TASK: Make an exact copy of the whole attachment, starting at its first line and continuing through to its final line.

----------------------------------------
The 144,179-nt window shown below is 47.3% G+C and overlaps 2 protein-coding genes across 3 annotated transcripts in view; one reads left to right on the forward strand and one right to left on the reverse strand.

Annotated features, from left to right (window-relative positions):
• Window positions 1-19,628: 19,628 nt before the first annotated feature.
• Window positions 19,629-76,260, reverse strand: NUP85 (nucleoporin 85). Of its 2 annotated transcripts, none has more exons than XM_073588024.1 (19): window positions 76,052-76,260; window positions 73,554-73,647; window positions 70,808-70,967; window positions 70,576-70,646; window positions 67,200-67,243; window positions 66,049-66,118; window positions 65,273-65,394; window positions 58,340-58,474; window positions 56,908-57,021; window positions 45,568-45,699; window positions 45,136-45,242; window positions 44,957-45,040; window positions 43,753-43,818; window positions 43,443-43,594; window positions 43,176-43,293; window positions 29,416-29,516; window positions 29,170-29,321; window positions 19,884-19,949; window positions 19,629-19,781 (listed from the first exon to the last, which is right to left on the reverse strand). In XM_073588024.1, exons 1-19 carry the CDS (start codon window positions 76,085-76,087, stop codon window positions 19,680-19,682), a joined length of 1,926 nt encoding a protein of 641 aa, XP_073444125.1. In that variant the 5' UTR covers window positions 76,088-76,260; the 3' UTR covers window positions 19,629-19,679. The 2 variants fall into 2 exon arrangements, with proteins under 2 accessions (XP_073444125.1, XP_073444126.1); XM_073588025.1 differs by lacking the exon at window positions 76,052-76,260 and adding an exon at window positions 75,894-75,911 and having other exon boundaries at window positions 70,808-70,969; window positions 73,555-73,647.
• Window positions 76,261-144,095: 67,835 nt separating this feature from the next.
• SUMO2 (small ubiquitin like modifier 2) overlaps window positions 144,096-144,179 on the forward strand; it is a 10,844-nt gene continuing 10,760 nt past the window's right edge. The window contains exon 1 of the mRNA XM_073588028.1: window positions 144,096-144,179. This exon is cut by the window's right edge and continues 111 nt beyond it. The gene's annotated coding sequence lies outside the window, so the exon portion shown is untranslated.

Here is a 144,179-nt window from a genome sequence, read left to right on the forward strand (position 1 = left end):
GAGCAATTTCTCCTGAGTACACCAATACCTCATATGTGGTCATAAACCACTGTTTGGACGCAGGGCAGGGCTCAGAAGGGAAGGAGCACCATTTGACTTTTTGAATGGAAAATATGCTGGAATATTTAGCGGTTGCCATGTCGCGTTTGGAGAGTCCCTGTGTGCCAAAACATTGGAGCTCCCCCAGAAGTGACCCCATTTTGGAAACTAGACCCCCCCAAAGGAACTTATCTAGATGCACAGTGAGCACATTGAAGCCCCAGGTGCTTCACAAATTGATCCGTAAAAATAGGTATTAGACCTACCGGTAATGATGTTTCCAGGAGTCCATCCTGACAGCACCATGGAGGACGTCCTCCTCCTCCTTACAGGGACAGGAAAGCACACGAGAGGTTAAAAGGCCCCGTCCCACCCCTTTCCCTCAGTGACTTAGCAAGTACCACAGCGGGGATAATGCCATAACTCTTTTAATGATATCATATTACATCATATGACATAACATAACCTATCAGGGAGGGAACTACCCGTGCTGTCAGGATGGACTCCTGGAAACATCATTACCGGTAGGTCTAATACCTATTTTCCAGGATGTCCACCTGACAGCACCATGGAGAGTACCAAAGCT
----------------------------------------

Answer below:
The 144,179-nt window shown below is 47.3% G+C and overlaps 2 protein-coding genes across 3 annotated transcripts in view; one reads left to right on the forward strand and one right to left on the reverse strand.

Annotated features, from left to right (window-relative positions):
• Window positions 1-19,628: 19,628 nt before the first annotated feature.
• Window positions 19,629-76,260, reverse strand: NUP85 (nucleoporin 85). Of its 2 annotated transcripts, none has more exons than XM_073588024.1 (19): window positions 76,052-76,260; window positions 73,554-73,647; window positions 70,808-70,967; window positions 70,576-70,646; window positions 67,200-67,243; window positions 66,049-66,118; window positions 65,273-65,394; window positions 58,340-58,474; window positions 56,908-57,021; window positions 45,568-45,699; window positions 45,136-45,242; window positions 44,957-45,040; window positions 43,753-43,818; window positions 43,443-43,594; window positions 43,176-43,293; window positions 29,416-29,516; window positions 29,170-29,321; window positions 19,884-19,949; window positions 19,629-19,781 (listed from the first exon to the last, which is right to left on the reverse strand). In XM_073588024.1, exons 1-19 carry the CDS (start codon window positions 76,085-76,087, stop codon window positions 19,680-19,682), a joined length of 1,926 nt encoding a protein of 641 aa, XP_073444125.1. In that variant the 5' UTR covers window positions 76,088-76,260; the 3' UTR covers window positions 19,629-19,679. The 2 variants fall into 2 exon arrangements, with proteins under 2 accessions (XP_073444125.1, XP_073444126.1); XM_073588025.1 differs by lacking the exon at window positions 76,052-76,260 and adding an exon at window positions 75,894-75,911 and having other exon boundaries at window positions 70,808-70,969; window positions 73,555-73,647.
• Window positions 76,261-144,095: 67,835 nt separating this feature from the next.
• SUMO2 (small ubiquitin like modifier 2) overlaps window positions 144,096-144,179 on the forward strand; it is a 10,844-nt gene continuing 10,760 nt past the window's right edge. The window contains exon 1 of the mRNA XM_073588028.1: window positions 144,096-144,179. This exon is cut by the window's right edge and continues 111 nt beyond it. The gene's annotated coding sequence lies outside the window, so the exon portion shown is untranslated.

Here is a 144,179-nt window from a genome sequence, read left to right on the forward strand (position 1 = left end):
GAGCAATTTCTCCTGAGTACACCAATACCTCATATGTGGTCATAAACCACTGTTTGGACGCAGGGCAGGGCTCAGAAGGGAAGGAGCACCATTTGACTTTTTGAATGGAAAATATGCTGGAATATTTAGCGGTTGCCATGTCGCGTTTGGAGAGTCCCTGTGTGCCAAAACATTGGAGCTCCCCCAGAAGTGACCCCATTTTGGAAACTAGACCCCCCCAAAGGAACTTATCTAGATGCACAGTGAGCACATTGAAGCCCCAGGTGCTTCACAAATTGATCCGTAAAAATAGGTATTAGACCTACCGGTAATGATGTTTCCAGGAGTCCATCCTGACAGCACCATGGAGGACGTCCTCCTCCTCCTTACAGGGACAGGAAAGCACACGAGAGGTTAAAAGGCCCCGTCCCACCCCTTTCCCTCAGTGACTTAGCAAGTACCACAGCGGGGATAATGCCATAACTCTTTTAATGATATCATATTACATCATATGACATAACATAACCTATCAGGGAGGGAACTACCCGTGCTGTCAGGATGGACTCCTGGAAACATCATTACCGGTAGGTCTAATACCTATTTTCCAGGATGTCCACCTGACAGCACCATGGAGAGTACCAAAGCT